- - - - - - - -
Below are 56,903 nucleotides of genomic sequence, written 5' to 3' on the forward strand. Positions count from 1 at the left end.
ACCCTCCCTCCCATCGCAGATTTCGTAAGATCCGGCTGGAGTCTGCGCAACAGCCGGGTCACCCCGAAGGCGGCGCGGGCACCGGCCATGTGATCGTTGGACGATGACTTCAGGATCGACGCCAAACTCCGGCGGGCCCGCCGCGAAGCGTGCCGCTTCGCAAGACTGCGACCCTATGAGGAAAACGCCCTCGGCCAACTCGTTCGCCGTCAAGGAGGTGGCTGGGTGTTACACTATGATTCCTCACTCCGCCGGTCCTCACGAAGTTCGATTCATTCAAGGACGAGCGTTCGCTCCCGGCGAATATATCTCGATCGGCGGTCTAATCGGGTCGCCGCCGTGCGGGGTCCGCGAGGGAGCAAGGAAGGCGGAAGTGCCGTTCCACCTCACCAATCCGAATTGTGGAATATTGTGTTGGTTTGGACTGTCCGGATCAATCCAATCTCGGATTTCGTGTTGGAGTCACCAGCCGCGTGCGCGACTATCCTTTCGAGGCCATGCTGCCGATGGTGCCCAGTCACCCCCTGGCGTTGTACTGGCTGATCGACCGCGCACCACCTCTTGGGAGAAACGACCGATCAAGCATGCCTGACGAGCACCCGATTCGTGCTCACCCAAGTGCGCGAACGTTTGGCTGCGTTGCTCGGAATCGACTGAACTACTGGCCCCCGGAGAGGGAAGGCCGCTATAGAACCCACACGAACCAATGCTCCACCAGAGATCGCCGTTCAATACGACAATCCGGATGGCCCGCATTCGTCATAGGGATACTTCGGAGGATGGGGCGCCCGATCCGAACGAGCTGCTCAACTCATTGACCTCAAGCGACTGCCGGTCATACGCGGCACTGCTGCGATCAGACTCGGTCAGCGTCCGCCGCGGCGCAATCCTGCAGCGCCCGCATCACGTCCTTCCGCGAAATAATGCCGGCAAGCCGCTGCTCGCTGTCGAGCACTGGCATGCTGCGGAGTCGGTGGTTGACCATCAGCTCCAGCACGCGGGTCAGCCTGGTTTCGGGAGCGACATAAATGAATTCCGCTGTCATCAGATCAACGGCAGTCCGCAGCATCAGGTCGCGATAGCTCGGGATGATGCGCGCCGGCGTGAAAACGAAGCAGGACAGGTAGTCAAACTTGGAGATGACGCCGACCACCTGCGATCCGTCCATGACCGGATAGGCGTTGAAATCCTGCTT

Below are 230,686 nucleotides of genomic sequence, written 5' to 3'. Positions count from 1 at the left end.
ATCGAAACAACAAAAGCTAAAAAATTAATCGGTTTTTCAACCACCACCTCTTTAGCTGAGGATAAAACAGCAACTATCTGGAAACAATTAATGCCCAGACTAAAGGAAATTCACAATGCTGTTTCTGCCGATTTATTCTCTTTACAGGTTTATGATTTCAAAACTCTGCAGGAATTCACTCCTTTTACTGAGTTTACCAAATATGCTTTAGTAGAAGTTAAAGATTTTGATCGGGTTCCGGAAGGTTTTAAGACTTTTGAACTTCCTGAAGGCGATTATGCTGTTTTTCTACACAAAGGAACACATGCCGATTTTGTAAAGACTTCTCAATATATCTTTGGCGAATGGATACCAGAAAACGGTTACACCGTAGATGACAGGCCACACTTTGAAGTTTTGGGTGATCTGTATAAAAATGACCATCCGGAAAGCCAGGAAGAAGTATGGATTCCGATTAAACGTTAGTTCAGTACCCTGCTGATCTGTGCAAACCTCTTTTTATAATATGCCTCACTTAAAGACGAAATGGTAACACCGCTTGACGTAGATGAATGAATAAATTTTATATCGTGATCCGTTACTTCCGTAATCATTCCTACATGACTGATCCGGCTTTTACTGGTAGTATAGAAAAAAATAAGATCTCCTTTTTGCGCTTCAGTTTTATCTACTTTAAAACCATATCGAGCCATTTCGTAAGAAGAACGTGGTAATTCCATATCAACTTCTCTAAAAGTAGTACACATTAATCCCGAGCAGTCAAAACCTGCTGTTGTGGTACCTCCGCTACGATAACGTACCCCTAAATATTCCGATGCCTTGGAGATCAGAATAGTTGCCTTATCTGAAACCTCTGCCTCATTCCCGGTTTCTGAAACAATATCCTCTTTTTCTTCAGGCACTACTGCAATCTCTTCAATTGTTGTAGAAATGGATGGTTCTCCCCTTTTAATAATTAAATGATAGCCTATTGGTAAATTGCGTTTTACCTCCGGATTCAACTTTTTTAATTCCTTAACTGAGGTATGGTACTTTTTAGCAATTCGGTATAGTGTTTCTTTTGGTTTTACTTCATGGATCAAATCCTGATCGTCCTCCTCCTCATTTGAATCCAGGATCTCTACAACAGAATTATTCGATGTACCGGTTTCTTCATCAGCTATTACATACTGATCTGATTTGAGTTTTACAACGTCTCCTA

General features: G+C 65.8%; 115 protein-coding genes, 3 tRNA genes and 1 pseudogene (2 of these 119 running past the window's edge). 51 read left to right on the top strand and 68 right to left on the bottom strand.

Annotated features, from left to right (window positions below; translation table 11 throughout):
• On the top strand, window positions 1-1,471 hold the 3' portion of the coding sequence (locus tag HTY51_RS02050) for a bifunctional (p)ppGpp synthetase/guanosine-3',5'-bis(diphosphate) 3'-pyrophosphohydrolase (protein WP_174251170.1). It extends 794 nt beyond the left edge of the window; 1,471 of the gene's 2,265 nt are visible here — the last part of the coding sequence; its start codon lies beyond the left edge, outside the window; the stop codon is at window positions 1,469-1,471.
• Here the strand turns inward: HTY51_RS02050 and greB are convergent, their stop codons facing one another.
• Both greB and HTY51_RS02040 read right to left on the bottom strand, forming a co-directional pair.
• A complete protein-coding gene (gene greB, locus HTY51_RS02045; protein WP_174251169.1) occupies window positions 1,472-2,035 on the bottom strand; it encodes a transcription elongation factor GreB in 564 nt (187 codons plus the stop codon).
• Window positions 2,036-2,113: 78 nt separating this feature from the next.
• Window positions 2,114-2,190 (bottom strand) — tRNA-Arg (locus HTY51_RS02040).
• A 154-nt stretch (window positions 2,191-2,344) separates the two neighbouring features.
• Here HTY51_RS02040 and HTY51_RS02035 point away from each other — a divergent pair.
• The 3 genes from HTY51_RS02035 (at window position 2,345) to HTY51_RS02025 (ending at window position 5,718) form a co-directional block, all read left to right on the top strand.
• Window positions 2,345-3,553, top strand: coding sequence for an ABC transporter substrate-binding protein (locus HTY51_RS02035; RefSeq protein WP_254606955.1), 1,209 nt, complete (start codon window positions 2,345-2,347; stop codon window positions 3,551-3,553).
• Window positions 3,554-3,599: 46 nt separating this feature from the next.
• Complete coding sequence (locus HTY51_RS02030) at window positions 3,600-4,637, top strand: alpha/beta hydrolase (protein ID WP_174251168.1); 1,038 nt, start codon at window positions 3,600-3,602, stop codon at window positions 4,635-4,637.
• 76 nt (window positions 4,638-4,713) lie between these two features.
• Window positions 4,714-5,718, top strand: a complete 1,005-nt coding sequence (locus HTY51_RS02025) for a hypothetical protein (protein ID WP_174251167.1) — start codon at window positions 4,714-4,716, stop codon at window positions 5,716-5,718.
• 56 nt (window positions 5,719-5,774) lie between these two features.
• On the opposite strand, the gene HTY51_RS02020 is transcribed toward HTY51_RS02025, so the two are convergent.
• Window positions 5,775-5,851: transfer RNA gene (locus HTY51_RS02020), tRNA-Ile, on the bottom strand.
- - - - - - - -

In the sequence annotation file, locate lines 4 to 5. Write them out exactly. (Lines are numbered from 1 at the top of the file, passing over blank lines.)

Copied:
ATCGAAACAACAAAAGCTAAAAAATTAATCGGTTTTTCAACCACCACCTCTTTAGCTGAGGATAAAACAGCAACTATCTGGAAACAATTAATGCCCAGACTAAAGGAAATTCACAATGCTGTTTCTGCCGATTTATTCTCTTTACAGGTTTATGATTTCAAAACTCTGCAGGAATTCACTCCTTTTACTGAGTTTACCAAATATGCTTTAGTAGAAGTTAAAGATTTTGATCGGGTTCCGGAAGGTTTTAAGACTTTTGAACTTCCTGAAGGCGATTATGCTGTTTTTCTACACAAAGGAACACATGCCGATTTTGTAAAGACTTCTCAATATATCTTTGGCGAATGGATACCAGAAAACGGTTACACCGTAGATGACAGGCCACACTTTGAAGTTTTGGGTGATCTGTATAAAAATGACCATCCGGAAAGCCAGGAAGAAGTATGGATTCCGATTAAACGTTAGTTCAGTACCCTGCTGATCTGTGCAAACCTCTTTTTATAATATGCCTCACTTAAAGACGAAATGGTAACACCGCTTGACGTAGATGAATGAATAAATTTTATATCGTGATCCGTTACTTCCGTAATCATTCCTACATGACTGATCCGGCTTTTACTGGTAGTATAGAAAAAAATAAGATCTCCTTTTTGCGCTTCAGTTTTATCTACTTTAAAACCATATCGAGCCATTTCGTAAGAAGAACGTGGTAATTCCATATCAACTTCTCTAAAAGTAGTACACATTAATCCCGAGCAGTCAAAACCTGCTGTTGTGGTACCTCCGCTACGATAACGTACCCCTAAATATTCCGATGCCTTGGAGATCAGAATAGTTGCCTTATCTGAAACCTCTGCCTCATTCCCGGTTTCTGAAACAATATCCTCTTTTTCTTCAGGCACTACTGCAATCTCTTCAATTGTTGTAGAAATGGATGGTTCTCCCCTTTTAATAATTAAATGATAGCCTATTGGTAAATTGCGTTTTACCTCCGGATTCAACTTTTTTAATTCCTTAACTGAGGTATGGTACTTTTTAGCAATTCGGTATAGTGTTTCTTTTGGTTTTACTTCATGGATCAAATCCTGATCGTCCTCCTCCTCATTTGAATCCAGGATCTCTACAACAGAATTATTCGATGTACCGGTTTCTTCATCAGCTATTACATACTGATCTGATTTGAGTTTTACAACGTCTCCTA

General features: G+C 65.8%; 115 protein-coding genes, 3 tRNA genes and 1 pseudogene (2 of these 119 running past the window's edge). 51 read left to right on the top strand and 68 right to left on the bottom strand.